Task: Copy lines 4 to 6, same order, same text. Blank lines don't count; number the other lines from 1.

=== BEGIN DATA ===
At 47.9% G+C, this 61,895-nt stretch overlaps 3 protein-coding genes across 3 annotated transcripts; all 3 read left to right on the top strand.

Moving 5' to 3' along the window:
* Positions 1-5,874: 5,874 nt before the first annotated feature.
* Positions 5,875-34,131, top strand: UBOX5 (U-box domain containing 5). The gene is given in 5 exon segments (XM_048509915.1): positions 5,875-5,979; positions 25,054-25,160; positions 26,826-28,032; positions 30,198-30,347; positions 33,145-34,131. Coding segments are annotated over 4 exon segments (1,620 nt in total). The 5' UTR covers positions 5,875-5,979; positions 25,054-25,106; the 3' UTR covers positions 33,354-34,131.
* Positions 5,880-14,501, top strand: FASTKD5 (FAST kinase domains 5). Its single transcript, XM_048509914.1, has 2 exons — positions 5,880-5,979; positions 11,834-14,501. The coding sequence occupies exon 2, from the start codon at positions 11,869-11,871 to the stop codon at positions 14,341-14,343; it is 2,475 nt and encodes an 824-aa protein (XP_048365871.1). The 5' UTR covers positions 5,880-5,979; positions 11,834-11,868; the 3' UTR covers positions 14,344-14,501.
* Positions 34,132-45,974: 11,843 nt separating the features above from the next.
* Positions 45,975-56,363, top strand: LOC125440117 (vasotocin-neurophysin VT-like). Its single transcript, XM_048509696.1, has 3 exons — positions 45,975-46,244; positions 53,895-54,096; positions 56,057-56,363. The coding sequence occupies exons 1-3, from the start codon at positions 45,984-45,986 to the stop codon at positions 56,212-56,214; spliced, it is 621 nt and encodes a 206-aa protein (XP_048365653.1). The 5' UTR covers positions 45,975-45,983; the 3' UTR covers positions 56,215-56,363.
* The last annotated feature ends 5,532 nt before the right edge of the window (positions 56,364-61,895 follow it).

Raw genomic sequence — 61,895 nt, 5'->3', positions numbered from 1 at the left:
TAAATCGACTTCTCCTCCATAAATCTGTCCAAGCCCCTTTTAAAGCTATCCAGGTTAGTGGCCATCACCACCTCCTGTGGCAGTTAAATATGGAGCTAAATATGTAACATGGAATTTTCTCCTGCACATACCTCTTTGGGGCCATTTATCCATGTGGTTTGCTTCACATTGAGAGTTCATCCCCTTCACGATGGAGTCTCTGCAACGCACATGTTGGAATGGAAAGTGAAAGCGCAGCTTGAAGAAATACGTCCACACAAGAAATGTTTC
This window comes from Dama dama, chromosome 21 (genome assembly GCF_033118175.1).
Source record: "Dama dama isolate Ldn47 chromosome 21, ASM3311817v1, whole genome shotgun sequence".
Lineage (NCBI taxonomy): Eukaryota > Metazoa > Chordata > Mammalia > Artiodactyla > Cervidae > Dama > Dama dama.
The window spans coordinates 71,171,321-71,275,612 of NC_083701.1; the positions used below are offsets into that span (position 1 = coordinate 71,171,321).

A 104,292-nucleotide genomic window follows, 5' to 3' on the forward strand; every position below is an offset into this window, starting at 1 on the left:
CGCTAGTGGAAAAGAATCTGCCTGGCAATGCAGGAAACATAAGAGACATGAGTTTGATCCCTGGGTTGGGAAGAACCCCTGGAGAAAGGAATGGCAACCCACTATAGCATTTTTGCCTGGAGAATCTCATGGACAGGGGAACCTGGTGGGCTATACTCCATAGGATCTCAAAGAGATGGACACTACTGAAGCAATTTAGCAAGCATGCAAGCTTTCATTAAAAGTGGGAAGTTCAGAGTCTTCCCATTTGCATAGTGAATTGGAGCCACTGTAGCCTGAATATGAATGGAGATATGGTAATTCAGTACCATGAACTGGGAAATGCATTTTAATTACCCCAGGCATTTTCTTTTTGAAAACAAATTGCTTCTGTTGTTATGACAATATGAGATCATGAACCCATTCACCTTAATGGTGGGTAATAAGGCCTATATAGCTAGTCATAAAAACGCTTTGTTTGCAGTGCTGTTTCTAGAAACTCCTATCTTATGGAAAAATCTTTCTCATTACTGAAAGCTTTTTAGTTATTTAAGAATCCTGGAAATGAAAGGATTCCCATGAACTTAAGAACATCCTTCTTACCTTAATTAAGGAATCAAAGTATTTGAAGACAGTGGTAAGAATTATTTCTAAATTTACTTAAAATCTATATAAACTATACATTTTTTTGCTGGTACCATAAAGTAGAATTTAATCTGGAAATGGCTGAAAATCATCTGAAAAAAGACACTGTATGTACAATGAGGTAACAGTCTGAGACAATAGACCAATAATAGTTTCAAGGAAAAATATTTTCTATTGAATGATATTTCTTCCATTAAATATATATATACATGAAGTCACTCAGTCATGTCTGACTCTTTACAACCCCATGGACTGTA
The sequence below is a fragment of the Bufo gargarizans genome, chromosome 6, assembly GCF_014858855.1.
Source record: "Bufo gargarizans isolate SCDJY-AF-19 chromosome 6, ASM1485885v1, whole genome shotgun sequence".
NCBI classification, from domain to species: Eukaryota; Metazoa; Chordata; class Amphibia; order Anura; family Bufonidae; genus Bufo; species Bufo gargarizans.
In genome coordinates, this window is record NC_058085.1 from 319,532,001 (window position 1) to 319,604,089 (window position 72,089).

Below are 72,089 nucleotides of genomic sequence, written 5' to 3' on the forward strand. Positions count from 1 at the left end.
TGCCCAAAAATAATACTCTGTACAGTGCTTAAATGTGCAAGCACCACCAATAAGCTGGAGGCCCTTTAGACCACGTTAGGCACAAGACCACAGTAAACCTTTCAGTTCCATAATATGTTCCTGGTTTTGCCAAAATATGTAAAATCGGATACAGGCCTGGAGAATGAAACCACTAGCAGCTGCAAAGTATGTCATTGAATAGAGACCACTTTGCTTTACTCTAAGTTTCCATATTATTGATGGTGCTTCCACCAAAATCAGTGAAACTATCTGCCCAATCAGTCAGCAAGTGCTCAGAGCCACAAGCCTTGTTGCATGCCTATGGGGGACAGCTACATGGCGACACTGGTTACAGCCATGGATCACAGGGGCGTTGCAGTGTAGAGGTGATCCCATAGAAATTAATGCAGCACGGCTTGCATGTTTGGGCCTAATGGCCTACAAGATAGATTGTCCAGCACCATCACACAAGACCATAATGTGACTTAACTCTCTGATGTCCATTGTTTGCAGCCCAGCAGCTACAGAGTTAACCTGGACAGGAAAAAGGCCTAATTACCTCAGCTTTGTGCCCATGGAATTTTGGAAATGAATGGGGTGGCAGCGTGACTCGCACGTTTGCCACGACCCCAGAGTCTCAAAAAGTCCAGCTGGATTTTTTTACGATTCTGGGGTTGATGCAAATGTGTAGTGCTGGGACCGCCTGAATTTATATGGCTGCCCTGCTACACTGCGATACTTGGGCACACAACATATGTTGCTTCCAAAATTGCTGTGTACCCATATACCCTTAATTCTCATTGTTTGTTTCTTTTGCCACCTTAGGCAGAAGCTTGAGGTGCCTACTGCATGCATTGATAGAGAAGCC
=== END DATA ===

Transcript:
* Positions 5,875-34,131, top strand: UBOX5 (U-box domain containing 5). The gene is given in 5 exon segments (XM_048509915.1): positions 5,875-5,979; positions 25,054-25,160; positions 26,826-28,032; positions 30,198-30,347; positions 33,145-34,131. Coding segments are annotated over 4 exon segments (1,620 nt in total). The 5' UTR covers positions 5,875-5,979; positions 25,054-25,106; the 3' UTR covers positions 33,354-34,131.
* Positions 5,880-14,501, top strand: FASTKD5 (FAST kinase domains 5). Its single transcript, XM_048509914.1, has 2 exons — positions 5,880-5,979; positions 11,834-14,501. The coding sequence occupies exon 2, from the start codon at positions 11,869-11,871 to the stop codon at positions 14,341-14,343; it is 2,475 nt and encodes an 824-aa protein (XP_048365871.1). The 5' UTR covers positions 5,880-5,979; positions 11,834-11,868; the 3' UTR covers positions 14,344-14,501.
* Positions 34,132-45,974: 11,843 nt separating the features above from the next.